Looking for an inspirational and informative book on the local food movement and the struggle of producers? Look no further. Great writing, great narration. You won't be disappointed. I laughed out loud many times and have a greater appreciation for what it takes to do the right thing when it comes to buying local.

2 people found this helpful

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  • karen
  • 2017-10-30

Unnatural Narration

I couldn't take it any longer. I made it about a third of the way through and was so distracted by the unnatural sound of the narrator I couldn't hear the story. Unfortunately, the story didn't seem interesting enough to suffer the narration. I had to return this one to Audible.

4 people found this helpful

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  • Harmony
  • 2020-12-17

Great and Honest Story

As a husband always seeking to do more and better, with a wife often exacerbated by me, I can relate to the story. More than two that though, it is a great telling of the challenges of entrepreneurship, farming, family, and way to share with the world more information about sustainable agriculture and farming. Keep it up!

1 person found this helpful

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  • Melissa Meyer
  • 2020-12-14

Loved it!

I've been researching eating more locally and this book was very informative. It had humor and facts, was well organized and easy to listen to.

1 person found this helpful

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  • Jessi B.
  • 2020-12-12

Entertaining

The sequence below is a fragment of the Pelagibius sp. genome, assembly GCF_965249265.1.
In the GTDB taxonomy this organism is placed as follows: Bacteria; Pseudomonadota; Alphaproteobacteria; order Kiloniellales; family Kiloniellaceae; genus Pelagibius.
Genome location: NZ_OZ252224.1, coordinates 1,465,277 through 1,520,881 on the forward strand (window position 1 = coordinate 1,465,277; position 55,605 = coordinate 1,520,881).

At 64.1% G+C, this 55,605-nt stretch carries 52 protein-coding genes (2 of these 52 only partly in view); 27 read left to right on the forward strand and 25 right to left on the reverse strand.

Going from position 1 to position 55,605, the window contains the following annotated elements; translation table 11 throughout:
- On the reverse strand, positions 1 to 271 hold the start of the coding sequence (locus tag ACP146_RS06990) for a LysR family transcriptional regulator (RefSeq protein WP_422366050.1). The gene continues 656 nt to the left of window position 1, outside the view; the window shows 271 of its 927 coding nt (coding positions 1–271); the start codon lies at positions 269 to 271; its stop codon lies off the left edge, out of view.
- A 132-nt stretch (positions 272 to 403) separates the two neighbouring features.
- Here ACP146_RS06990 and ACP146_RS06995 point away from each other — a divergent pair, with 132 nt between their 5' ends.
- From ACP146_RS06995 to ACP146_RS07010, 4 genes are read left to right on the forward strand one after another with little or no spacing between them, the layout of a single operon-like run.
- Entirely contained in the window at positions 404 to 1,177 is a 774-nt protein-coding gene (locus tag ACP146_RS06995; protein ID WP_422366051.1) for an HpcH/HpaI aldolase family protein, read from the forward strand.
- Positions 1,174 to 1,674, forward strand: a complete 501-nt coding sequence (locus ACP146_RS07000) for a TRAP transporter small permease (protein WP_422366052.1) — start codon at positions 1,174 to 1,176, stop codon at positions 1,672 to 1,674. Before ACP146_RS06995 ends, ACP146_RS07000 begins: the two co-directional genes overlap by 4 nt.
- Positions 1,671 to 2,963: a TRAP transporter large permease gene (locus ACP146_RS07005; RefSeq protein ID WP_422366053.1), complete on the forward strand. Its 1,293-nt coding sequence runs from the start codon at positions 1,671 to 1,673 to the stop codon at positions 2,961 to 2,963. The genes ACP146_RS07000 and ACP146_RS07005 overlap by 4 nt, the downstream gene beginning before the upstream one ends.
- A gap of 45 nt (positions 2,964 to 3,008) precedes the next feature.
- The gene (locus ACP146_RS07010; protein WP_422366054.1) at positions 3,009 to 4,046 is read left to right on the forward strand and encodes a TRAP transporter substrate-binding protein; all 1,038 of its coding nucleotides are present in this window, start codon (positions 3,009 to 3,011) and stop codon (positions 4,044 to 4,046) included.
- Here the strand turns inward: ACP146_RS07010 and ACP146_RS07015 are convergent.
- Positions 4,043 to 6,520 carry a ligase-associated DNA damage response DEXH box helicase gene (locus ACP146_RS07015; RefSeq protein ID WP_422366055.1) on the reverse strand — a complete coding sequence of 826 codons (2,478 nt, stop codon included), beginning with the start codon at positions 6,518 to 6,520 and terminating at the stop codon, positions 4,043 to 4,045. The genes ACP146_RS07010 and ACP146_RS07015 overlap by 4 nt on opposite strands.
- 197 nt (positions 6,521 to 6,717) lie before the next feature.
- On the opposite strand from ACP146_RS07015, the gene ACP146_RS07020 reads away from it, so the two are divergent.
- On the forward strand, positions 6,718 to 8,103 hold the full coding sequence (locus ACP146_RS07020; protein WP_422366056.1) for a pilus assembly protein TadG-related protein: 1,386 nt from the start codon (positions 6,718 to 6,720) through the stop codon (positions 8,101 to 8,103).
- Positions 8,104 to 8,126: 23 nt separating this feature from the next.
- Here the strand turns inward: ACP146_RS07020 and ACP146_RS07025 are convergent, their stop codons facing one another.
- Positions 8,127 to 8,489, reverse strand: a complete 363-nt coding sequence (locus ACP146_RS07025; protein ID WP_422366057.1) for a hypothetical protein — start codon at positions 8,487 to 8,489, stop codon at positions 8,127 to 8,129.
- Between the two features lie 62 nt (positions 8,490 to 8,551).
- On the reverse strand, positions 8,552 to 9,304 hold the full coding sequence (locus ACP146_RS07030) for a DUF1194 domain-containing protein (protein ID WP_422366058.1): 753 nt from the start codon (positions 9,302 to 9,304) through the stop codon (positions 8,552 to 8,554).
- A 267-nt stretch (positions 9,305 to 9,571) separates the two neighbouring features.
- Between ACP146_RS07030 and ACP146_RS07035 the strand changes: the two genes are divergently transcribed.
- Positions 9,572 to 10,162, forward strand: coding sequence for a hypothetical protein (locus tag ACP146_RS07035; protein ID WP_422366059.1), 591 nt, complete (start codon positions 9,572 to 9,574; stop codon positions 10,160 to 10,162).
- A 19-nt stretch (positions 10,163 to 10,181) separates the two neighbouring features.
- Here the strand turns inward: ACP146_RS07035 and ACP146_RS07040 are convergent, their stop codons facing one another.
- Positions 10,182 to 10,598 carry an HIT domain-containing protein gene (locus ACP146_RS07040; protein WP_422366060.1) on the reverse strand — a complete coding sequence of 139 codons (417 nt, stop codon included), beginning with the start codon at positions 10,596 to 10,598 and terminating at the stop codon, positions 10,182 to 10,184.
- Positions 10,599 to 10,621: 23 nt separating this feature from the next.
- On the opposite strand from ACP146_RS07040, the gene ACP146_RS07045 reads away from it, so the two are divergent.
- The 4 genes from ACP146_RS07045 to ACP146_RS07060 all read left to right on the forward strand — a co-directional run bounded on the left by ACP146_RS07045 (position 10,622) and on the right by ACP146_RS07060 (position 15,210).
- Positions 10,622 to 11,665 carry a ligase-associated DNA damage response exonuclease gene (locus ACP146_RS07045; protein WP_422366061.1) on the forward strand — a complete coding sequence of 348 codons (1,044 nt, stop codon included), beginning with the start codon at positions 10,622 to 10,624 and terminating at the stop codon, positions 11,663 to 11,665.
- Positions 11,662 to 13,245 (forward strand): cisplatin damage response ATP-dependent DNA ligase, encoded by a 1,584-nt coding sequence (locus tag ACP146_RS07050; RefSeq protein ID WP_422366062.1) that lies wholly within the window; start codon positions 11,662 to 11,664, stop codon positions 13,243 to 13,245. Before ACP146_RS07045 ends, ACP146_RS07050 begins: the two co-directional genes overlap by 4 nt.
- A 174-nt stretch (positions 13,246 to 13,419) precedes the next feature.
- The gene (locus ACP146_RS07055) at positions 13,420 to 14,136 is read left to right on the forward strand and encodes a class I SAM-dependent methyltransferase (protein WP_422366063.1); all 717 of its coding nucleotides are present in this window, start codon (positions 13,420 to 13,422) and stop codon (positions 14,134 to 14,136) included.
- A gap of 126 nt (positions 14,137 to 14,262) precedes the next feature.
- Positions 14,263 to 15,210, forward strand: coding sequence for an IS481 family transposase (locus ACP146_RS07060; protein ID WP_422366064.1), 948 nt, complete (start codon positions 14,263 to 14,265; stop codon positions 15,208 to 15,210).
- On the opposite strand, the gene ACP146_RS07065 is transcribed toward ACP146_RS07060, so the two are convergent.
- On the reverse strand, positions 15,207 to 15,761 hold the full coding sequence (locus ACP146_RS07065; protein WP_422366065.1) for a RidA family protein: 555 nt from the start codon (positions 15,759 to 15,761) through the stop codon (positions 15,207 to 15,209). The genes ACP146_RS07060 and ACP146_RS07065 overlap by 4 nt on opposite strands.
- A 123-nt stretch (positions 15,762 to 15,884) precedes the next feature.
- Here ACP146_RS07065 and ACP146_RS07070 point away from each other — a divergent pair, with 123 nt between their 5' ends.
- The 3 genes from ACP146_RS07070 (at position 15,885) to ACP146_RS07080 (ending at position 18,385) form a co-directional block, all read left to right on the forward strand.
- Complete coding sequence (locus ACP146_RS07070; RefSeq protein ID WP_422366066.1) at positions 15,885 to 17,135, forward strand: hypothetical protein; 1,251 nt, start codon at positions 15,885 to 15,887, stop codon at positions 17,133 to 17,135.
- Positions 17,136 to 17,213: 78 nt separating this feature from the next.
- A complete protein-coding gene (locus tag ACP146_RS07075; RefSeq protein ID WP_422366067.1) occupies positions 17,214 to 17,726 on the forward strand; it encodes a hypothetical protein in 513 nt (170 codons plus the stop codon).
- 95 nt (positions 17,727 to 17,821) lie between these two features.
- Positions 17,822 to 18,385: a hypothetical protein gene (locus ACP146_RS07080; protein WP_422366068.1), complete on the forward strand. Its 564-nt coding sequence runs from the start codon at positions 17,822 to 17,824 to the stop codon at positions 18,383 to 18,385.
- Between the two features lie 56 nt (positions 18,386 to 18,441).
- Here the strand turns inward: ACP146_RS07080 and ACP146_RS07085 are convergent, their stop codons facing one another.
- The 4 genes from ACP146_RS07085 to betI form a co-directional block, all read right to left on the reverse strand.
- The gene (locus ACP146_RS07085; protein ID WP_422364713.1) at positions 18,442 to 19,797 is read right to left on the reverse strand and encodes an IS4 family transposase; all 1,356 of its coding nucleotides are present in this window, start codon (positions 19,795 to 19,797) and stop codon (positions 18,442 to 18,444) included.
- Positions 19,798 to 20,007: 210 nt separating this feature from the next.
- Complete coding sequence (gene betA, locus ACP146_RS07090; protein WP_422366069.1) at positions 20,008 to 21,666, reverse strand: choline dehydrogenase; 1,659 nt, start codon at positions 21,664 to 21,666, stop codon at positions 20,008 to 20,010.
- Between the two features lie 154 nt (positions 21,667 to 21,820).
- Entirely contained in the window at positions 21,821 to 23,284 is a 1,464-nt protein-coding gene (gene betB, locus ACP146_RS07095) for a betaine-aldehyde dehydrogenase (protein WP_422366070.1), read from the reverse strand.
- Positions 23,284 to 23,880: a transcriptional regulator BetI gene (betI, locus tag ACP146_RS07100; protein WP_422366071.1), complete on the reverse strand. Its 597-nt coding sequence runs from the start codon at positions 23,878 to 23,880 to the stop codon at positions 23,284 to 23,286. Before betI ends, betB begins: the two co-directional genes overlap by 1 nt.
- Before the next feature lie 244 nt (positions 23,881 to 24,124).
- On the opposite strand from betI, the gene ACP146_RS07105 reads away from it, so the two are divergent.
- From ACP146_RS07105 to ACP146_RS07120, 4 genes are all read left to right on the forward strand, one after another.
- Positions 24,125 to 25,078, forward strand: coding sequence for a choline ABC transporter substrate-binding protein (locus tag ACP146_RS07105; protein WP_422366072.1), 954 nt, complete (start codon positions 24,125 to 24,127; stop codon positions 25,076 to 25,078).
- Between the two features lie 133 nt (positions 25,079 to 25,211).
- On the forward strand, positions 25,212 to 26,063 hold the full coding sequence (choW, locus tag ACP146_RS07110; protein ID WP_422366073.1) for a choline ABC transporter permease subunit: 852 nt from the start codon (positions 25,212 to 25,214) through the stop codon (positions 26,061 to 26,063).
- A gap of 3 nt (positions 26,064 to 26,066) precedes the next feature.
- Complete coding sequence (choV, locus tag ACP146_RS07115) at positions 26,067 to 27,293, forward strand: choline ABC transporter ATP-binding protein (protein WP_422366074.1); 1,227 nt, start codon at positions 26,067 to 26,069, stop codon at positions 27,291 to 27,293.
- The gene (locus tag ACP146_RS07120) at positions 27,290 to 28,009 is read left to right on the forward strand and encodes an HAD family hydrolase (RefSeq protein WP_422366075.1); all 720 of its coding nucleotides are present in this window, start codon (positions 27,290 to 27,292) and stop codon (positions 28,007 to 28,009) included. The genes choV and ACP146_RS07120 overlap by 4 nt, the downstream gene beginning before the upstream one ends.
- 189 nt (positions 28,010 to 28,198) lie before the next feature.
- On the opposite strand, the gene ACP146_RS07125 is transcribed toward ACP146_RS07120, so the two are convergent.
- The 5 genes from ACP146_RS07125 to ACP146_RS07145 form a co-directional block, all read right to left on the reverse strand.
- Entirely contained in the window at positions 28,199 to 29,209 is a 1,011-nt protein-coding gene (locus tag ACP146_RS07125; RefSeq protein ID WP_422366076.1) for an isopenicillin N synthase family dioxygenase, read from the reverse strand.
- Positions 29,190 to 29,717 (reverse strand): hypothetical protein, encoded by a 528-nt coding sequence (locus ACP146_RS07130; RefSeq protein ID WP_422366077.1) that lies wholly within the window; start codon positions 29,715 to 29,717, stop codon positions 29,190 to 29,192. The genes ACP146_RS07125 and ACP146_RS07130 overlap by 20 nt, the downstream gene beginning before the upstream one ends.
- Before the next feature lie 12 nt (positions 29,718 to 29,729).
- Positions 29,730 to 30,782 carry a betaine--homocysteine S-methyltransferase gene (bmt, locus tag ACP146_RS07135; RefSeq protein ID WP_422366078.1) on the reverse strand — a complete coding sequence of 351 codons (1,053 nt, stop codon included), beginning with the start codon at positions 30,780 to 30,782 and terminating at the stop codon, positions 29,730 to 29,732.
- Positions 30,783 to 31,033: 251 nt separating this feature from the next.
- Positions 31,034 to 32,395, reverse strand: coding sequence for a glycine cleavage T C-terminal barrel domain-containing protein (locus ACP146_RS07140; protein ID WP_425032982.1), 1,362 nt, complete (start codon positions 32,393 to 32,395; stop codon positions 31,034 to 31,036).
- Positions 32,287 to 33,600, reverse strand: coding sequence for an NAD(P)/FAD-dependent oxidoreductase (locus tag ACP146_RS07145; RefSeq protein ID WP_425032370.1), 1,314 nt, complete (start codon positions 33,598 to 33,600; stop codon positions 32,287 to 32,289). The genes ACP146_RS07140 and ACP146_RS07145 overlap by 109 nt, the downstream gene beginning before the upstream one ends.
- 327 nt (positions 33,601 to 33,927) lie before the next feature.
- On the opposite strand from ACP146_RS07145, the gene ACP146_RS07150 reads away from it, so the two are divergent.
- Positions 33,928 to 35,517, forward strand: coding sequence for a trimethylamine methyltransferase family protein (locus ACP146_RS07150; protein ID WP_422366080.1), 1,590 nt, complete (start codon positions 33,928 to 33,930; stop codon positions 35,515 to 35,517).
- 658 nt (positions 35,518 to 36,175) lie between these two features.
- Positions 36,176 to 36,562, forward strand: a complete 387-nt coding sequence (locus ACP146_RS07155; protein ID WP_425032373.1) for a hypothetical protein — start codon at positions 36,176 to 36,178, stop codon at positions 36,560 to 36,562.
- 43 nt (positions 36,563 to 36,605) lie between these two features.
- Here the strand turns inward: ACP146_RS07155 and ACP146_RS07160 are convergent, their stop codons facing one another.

Both entertaining and a great read. A real life experience of the family starting a pasture raised egg business.

1 person found this helpful

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  • Naomi Yaeger
  • 2016-03-14

Took me on a roller coaster ride of emotions

Would you listen to Locally Laid again? Why?

Yes, because it was so entertaining. And also some good information about agribusiness is included. Anyone who eats or pays taxes should be interested in agribusiness

What was one of the most memorable moments of Locally Laid?

There were so many.
Mostly Lucie's tales of the family's tribulations.

Lucie crying at a restaurant when Jason tells her of his dream.

-The Amundsen’s mixing with cultures other than their own, like their visit to Amish farmers; and the visit from glitzy California PR to the egg farm in Minnesota.

The city of Duluth rallying around the Amundsens.

After receiving business advice from a group of mentors, Lucie "losing her cookies" in the parking ramp on her way to her car as she ponders that it is better to give than receive.

What about Kate Reading’s performance did you like?

Kates' reading voice was pleasant, easy to understand and believable

Was this a book you wanted to listen to all in one sitting?

I would have if I had the time it is too long for that.

Any additional comments?

It's a fun memoir packed with information about food and business.

1 person found this helpful

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  • Brian Bullard
  • 2021-01-09

Great listen!

A truly captivating story of a couple’s journey to start an egg-laying enterprise. Delightfully discouraging to this wannabe farmer yet simultaneously emboldening. This was a refreshing listen as a change of pace from the purely informative books on farming. While elucidating the woes of starting an agricultural business, the creatively told story was engaging beginning to end. I wouldn’t mind listening to it again!

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  • Hilary Jacks
  • 2020-12-03

So good!

Loved the story! It was funny, informative, sweet and inspiring. For me it was all of my favorites things wrapped up in one lovely story! Thank you!